Tuesday, April 22, 2014

Using File::Copy to Deploy Files to a Windows UNC Path

Below is script that illustrates the use of File::Copy to copy files to a UNC path on a Windows network.  The example code downloads a copy of the hosts file made available by the Malware Domain List and copies it to the appropriate directory on a Windows machine in order to prevent the machine from being able to successfully resolve those malicious sites.  


use LWP;
use File::Copy;
use strict;
use warnings;

#URL of hosts file
my $URI = 'http://www.malwaredomainlist.com/hostslist/hosts.txt';

#downloads host file
my $ua = LWP::UserAgent->new();
my $request = HTTP::Request->new(GET => $URI);
my $response = $ua->request($request);
my $content = $response->content();
#print $content;

#writes downloaded hosts file to file
open(my $hosts2, ">", "hosts2.txt");
print $hosts2 "$content";
close $hosts2;

#opens file that stores list of PC names
open(my $computers, "<", "computers.txt")
   or die "cannot open < computers.txt: $!";

#copies file to proper location on each computer  
   my $computer=$_;
   print $computer;
   my $path1='hosts2.txt';
   my $path2="\\\\$computer\\C\$\\WINDOWS\\system32\\drivers\\etc\\hosts";
   copy("$path1","$path2") or die "Copy failed: $!";

close $computers;

Sunday, January 26, 2014

Did I Visit a Malicious Site?

A Perl script that will download the Malware Domain List hosts file and compare the domains listed in the file to domains present in the Chrome History database (an SQLite DB).  It will print out a list of any domains in the History DB that are listed on the Malware Domain list.  Note: the script assumes that a copy of the History DB is in the same directory as the script. 


use DBI;
use List::MoreUtils qw(uniq);
use List::Compare;
use LWP::Simple;
use strict;
use warnings;

my @MalDomains;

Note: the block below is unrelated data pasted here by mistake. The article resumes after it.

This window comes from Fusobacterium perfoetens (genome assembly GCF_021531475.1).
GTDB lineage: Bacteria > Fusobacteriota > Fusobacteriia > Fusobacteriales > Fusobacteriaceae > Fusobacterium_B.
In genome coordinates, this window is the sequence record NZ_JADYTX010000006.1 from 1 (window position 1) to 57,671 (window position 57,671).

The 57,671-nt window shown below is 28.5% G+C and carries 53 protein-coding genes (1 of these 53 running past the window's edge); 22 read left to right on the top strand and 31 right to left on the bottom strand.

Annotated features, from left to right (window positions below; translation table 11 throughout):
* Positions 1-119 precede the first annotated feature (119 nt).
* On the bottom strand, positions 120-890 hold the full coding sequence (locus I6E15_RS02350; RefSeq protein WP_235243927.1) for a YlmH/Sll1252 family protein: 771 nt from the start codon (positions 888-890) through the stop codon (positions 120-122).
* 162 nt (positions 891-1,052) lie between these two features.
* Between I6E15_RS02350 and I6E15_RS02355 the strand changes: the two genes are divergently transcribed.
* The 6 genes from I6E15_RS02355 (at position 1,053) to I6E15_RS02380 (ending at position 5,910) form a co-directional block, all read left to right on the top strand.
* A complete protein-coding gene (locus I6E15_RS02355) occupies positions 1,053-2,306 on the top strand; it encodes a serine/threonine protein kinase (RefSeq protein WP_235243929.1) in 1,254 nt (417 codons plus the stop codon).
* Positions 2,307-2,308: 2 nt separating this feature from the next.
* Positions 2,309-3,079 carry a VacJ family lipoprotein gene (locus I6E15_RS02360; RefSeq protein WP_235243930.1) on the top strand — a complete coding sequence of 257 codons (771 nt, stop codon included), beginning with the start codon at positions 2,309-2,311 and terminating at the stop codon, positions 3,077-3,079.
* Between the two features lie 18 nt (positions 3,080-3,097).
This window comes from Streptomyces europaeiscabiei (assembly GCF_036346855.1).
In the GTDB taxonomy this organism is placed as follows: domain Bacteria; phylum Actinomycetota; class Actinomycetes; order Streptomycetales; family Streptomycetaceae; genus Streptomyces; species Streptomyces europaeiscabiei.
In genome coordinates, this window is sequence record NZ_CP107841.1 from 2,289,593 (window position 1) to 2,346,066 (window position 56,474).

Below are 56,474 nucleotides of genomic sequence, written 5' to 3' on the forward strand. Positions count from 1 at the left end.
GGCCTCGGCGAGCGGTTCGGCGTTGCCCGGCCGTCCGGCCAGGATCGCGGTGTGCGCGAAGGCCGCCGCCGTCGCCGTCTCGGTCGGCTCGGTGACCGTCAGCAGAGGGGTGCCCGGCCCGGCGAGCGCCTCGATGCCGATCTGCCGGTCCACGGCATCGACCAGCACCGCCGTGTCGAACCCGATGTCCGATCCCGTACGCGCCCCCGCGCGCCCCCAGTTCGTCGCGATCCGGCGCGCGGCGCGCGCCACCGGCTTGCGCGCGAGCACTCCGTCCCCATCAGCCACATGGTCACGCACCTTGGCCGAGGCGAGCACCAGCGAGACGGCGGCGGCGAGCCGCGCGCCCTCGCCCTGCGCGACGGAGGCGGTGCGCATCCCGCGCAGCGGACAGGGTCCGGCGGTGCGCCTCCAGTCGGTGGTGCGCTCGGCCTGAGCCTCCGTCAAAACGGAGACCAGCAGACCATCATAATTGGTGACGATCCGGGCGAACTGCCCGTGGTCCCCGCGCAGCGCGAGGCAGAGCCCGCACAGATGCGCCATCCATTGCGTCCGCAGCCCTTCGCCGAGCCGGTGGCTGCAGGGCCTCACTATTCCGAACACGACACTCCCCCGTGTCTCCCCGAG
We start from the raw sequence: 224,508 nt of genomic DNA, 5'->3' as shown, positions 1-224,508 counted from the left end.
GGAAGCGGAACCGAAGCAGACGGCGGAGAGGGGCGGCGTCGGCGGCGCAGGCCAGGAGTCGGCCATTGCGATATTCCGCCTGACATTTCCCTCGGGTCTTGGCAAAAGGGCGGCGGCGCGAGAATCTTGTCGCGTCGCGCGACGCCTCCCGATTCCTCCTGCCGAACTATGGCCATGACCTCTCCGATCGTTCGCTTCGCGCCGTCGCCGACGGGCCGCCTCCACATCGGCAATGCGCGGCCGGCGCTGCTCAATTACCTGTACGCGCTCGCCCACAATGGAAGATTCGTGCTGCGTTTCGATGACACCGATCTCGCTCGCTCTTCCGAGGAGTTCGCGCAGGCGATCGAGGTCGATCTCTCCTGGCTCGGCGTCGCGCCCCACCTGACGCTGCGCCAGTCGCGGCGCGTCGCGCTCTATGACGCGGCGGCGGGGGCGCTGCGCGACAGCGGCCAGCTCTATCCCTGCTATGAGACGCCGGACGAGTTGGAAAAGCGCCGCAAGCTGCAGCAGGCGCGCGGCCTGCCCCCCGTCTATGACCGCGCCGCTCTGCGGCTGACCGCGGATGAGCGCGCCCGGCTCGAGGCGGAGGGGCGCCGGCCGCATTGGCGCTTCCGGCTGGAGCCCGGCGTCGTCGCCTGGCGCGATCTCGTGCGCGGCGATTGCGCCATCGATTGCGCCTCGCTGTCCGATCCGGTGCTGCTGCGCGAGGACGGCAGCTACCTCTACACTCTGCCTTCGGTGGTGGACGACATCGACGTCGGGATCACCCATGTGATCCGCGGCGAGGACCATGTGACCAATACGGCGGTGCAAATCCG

my @VisitedDomains;

#obtains a list of malicious domains from a the malware domain list hosts file
my $MalHosts = get 'http://www.malwaredomainlist.com/hostslist/hosts.txt';
open( my $hosts, '<', \$MalHosts );
   my $host=$_;     
   #remove loopback from each entry
   if($host=~s/127\.0\.0\.1  //){
      #remove newline
      $host =~ s/\r?\n$//;
      push(@MalDomains, $host);
close $hosts;

#opens the History database and pulls out all visited domains
my $dbh = DBI->connect("dbi:SQLite:dbname=History","","");
my $sth=$dbh->selectall_arrayref( "SELECT url FROM urls" );
foreach my $data (@$sth) {
               (my $url)=@$data;
               #obtain domain from visited URL
               my $url2 = URI->new("$url");
    my $domain = $url2->host;
    push(@VisitedDomains, $domain);

#remove duplicate domains to speed processing
my @UVDomains = uniq(@VisitedDomains);

#finds the intersection of each array
my $lc = List::Compare->new(\@MalDomains, \@UVDomains);
my @intersection = $lc->get_intersection;

print "You browsed the following malicious domains: \n";
               print $_ . "\n";

Friday, January 24, 2014

Calling PowerShell from Within Perl

Recently, I’ve been doing a bit of scripting for use inside a Windows environment and as such became somewhat interested in some of the functionality that is offered up by PowerShell.  As a result I began experimenting with calling PowerShell commands from within a Perl script.  Below is a simple example, that when run with appropriate privileges can take a list of PC names and clear the security log on each PC.  

use strict;
use warnings;

open(my $hosts, "<", "hosts.txt")
   or die "cannot open < hosts.txt: $!";
   my $host=$_;
   system("powershell -Command \"& {Clear-EventLog -Logname Security -ComputerName $host;}\"");

close $hosts;